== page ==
Ultimately Unfulfilling (Book Review: Dracula: The Un-Dead – Dacre Stoker & Ian Holt)

** spoiler alert **


Dracula: the Un-dead, by Dacre Stoker and Ian Holt, is an entertaining story, but fails to deliver completely. Being a very strong fan of Bram Stoker’s Dracula, causes me to be more disappointed than I would normally be.

Firstly, its strengths. The novel is very well researched, capturing a realistic London and Paris of 1912 (the only exception was the cringe-worthiness of several uses of the word ‘fix’ for one of the character’s injection of morphine). The Gothic atmosphere is tangible and enjoyable.

Another strength is the clever use of explaining that Bram Stoker’s Dracula was, in fact, a novel, and the truth was somewhat variant to it. Aside from mixing reality and fiction in an interesting way, it allowed some ‘legitimate’ doctoring of facts to suit the sequel. I should point out, however, that this ‘doctoring’ process is a two-edged sword, and devotees of Dracula must be satisfied with the variance. To mix metaphors, they trod a very fine line.

Characters were well developed and the idea that the surviving heroes all were destructively affected by the adventure of a quarter of a century earlier, all in unique ways, was also admirable. And believable.

Now, the disappointments.

Firstly, I believe that the authors tried to do too much. Much too much. They wanted surprises and twists and created an ennobled, non-intrinsically-evil Dracula in counterpoint to the original novel (but curiously, counterpoint to all bar Mina in the ‘real’ history of twenty-five years previously). They even threw in a trip on the Titanic. It was overkill and it undermined the Gothic-ness of the story, and also diminished the suspension of disbelief.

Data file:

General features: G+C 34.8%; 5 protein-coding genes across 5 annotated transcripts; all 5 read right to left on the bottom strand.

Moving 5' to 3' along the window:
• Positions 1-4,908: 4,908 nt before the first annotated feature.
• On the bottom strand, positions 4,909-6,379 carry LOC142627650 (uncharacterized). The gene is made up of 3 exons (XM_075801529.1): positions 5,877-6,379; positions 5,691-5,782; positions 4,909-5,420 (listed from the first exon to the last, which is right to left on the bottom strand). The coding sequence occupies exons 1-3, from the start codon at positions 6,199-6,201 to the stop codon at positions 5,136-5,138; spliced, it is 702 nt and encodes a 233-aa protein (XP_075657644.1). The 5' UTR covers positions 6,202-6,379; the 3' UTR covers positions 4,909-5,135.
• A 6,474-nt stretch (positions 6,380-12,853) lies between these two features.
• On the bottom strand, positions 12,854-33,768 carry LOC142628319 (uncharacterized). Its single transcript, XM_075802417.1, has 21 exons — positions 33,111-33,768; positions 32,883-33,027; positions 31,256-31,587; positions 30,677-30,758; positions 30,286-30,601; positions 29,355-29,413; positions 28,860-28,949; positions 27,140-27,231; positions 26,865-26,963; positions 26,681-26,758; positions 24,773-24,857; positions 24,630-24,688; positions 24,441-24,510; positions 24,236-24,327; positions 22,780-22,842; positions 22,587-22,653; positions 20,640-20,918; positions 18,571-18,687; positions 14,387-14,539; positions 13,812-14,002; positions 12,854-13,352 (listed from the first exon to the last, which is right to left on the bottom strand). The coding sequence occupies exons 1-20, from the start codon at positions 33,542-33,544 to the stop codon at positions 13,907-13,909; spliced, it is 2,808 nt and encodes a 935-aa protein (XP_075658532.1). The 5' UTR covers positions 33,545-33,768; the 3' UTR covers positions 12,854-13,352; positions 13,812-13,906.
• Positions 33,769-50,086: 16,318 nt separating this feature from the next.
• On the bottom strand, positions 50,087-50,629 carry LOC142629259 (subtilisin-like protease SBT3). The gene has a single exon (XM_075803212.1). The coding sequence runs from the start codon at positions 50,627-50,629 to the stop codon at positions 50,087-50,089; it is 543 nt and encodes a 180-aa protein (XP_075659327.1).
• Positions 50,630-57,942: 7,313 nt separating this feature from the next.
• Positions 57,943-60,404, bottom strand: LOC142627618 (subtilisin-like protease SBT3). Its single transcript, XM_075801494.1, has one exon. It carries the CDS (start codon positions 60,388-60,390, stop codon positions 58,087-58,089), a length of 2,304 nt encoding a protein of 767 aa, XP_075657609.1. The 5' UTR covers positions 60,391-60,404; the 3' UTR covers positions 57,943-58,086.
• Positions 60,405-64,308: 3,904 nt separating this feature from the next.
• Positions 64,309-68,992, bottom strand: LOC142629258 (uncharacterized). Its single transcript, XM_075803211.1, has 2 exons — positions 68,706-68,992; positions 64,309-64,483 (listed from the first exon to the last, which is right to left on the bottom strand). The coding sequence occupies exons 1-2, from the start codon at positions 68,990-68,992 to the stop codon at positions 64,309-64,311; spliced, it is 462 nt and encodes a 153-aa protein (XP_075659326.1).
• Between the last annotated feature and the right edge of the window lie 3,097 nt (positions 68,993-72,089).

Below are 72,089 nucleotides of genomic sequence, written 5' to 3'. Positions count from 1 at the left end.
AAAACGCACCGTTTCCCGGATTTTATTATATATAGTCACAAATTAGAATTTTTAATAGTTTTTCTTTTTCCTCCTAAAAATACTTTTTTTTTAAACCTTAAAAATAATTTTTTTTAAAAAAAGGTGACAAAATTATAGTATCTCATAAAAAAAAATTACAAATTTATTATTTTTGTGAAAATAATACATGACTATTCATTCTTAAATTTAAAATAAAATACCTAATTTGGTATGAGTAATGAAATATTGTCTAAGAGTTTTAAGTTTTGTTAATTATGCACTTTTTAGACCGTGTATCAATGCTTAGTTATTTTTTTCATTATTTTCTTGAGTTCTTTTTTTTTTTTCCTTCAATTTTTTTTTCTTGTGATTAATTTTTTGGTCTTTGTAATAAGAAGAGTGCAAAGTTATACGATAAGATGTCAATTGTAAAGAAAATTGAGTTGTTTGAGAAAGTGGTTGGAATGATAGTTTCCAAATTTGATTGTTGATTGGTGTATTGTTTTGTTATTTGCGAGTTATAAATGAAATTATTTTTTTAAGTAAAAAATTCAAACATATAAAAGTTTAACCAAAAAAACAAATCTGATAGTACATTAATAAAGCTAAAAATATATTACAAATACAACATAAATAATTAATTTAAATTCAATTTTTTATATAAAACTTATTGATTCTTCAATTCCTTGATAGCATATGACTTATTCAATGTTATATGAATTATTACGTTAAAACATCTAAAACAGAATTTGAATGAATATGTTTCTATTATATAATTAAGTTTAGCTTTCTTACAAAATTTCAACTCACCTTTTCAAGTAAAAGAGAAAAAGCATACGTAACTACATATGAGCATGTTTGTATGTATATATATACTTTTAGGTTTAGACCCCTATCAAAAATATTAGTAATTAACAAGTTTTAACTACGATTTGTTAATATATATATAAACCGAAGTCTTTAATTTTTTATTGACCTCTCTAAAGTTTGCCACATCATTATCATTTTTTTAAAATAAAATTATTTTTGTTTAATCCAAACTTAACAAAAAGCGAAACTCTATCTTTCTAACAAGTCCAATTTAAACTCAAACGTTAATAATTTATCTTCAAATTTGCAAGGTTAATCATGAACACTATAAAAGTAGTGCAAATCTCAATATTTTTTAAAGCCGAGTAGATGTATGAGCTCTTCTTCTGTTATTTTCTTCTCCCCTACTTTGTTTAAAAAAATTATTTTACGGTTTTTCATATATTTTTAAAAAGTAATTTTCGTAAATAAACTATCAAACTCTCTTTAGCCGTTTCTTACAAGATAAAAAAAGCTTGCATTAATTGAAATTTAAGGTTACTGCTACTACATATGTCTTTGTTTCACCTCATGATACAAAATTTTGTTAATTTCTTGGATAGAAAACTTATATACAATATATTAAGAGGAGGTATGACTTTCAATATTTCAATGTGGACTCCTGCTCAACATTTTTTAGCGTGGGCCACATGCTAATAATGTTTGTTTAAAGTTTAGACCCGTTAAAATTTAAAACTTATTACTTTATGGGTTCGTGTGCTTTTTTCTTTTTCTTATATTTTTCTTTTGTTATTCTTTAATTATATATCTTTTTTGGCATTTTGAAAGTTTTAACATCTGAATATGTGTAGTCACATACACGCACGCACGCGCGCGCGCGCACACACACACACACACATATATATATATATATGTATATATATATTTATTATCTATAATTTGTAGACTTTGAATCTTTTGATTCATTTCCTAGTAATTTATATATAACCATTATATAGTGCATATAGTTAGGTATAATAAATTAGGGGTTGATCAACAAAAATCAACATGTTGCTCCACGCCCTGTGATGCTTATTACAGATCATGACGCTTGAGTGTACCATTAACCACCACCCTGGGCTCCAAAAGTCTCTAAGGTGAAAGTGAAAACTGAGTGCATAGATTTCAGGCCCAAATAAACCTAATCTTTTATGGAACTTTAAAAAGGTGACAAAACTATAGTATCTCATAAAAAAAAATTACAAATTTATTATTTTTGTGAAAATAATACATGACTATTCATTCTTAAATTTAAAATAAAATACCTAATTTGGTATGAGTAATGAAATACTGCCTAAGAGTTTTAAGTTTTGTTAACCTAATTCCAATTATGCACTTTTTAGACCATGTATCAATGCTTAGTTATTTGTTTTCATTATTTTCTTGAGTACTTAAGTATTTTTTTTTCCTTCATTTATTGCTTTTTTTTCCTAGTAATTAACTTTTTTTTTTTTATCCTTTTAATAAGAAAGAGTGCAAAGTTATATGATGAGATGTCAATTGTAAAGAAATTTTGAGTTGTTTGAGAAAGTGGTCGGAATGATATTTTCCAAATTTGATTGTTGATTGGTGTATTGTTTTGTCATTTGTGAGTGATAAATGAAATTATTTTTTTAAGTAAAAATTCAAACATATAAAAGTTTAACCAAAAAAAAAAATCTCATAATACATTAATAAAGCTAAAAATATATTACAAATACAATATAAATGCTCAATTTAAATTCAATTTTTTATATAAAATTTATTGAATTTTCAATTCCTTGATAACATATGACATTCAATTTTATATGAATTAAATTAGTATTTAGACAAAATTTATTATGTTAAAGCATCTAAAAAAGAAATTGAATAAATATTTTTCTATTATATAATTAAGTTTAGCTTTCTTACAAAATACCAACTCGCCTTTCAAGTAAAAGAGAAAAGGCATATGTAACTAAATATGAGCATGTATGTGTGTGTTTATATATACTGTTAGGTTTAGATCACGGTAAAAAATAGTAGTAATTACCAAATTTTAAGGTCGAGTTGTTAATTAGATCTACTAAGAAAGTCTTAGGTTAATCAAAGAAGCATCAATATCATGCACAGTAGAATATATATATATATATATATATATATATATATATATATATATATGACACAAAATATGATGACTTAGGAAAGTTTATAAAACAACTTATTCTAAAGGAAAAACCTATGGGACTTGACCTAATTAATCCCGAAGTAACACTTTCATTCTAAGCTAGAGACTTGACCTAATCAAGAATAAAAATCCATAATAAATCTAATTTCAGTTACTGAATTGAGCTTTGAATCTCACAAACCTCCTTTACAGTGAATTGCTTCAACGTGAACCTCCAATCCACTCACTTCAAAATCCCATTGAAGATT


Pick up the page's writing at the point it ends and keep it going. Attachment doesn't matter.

Dracula was the king hit when it came to failure. Aside from the intention to create a story that was unique, unpredictable, it was not good enough to work against the immense portrayal of loss of soul and darkness in Dracula’s heart. He was old and gnawed at his own heart for too long and these images and perceptions of the count were shredded by the character portrayed in the sequel. I sort of understand what the authors were trying to mold, but it did not work, not entirely. Unfortunately, 90% is as good as 0% when inevitably comparing this novel with the masterpiece written by Bram.

I enjoyed the book but it didn’t grab me, and there were moments when I really felt betrayed. The ending of the novel was simply a concentration of those failures… and then there was the Titanic. Yik.

Three stars.

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